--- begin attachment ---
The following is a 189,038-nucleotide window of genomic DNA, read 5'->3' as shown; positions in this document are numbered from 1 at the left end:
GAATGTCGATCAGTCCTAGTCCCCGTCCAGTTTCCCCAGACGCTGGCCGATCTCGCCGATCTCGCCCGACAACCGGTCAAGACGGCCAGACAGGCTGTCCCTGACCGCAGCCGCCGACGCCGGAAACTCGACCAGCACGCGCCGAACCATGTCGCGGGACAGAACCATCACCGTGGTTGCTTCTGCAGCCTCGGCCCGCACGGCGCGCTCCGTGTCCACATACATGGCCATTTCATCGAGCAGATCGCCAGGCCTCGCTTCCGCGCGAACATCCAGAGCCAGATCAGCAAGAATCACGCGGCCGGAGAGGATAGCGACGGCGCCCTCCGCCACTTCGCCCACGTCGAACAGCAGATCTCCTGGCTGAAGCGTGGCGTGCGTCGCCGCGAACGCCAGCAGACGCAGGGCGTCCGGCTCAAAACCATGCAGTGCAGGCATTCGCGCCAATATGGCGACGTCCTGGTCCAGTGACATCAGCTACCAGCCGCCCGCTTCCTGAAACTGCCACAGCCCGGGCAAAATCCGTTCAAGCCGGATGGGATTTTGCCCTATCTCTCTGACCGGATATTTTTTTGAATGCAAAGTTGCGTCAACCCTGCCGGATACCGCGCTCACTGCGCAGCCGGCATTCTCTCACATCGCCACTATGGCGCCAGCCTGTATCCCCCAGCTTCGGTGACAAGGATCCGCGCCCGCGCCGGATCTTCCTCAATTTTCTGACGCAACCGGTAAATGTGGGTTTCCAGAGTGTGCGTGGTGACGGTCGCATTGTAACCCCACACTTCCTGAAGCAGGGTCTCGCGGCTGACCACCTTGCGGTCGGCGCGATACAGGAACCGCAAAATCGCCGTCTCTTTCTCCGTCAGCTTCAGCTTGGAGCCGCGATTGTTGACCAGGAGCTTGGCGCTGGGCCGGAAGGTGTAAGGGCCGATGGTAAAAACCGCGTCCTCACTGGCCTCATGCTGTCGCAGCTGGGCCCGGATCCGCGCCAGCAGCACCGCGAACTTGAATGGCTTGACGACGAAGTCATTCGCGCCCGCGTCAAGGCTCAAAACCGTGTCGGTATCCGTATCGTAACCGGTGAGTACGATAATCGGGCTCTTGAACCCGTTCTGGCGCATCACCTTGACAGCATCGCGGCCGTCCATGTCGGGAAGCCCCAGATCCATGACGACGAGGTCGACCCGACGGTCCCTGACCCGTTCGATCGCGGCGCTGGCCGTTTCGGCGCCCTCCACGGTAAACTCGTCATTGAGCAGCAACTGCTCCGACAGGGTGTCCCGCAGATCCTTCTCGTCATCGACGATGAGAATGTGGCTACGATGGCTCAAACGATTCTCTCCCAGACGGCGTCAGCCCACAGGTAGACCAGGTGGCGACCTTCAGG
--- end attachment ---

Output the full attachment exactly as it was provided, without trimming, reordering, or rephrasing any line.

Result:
The following is a 189,038-nucleotide window of genomic DNA, read 5'->3' as shown; positions in this document are numbered from 1 at the left end:
GAATGTCGATCAGTCCTAGTCCCCGTCCAGTTTCCCCAGACGCTGGCCGATCTCGCCGATCTCGCCCGACAACCGGTCAAGACGGCCAGACAGGCTGTCCCTGACCGCAGCCGCCGACGCCGGAAACTCGACCAGCACGCGCCGAACCATGTCGCGGGACAGAACCATCACCGTGGTTGCTTCTGCAGCCTCGGCCCGCACGGCGCGCTCCGTGTCCACATACATGGCCATTTCATCGAGCAGATCGCCAGGCCTCGCTTCCGCGCGAACATCCAGAGCCAGATCAGCAAGAATCACGCGGCCGGAGAGGATAGCGACGGCGCCCTCCGCCACTTCGCCCACGTCGAACAGCAGATCTCCTGGCTGAAGCGTGGCGTGCGTCGCCGCGAACGCCAGCAGACGCAGGGCGTCCGGCTCAAAACCATGCAGTGCAGGCATTCGCGCCAATATGGCGACGTCCTGGTCCAGTGACATCAGCTACCAGCCGCCCGCTTCCTGAAACTGCCACAGCCCGGGCAAAATCCGTTCAAGCCGGATGGGATTTTGCCCTATCTCTCTGACCGGATATTTTTTTGAATGCAAAGTTGCGTCAACCCTGCCGGATACCGCGCTCACTGCGCAGCCGGCATTCTCTCACATCGCCACTATGGCGCCAGCCTGTATCCCCCAGCTTCGGTGACAAGGATCCGCGCCCGCGCCGGATCTTCCTCAATTTTCTGACGCAACCGGTAAATGTGGGTTTCCAGAGTGTGCGTGGTGACGGTCGCATTGTAACCCCACACTTCCTGAAGCAGGGTCTCGCGGCTGACCACCTTGCGGTCGGCGCGATACAGGAACCGCAAAATCGCCGTCTCTTTCTCCGTCAGCTTCAGCTTGGAGCCGCGATTGTTGACCAGGAGCTTGGCGCTGGGCCGGAAGGTGTAAGGGCCGATGGTAAAAACCGCGTCCTCACTGGCCTCATGCTGTCGCAGCTGGGCCCGGATCCGCGCCAGCAGCACCGCGAACTTGAATGGCTTGACGACGAAGTCATTCGCGCCCGCGTCAAGGCTCAAAACCGTGTCGGTATCCGTATCGTAACCGGTGAGTACGATAATCGGGCTCTTGAACCCGTTCTGGCGCATCACCTTGACAGCATCGCGGCCGTCCATGTCGGGAAGCCCCAGATCCATGACGACGAGGTCGACCCGACGGTCCCTGACCCGTTCGATCGCGGCGCTGGCCGTTTCGGCGCCCTCCACGGTAAACTCGTCATTGAGCAGCAACTGCTCCGACAGGGTGTCCCGCAGATCCTTCTCGTCATCGACGATGAGAATGTGGCTACGATGGCTCAAACGATTCTCTCCCAGACGGCGTCAGCCCACAGGTAGACCAGGTGGCGACCTTCAGG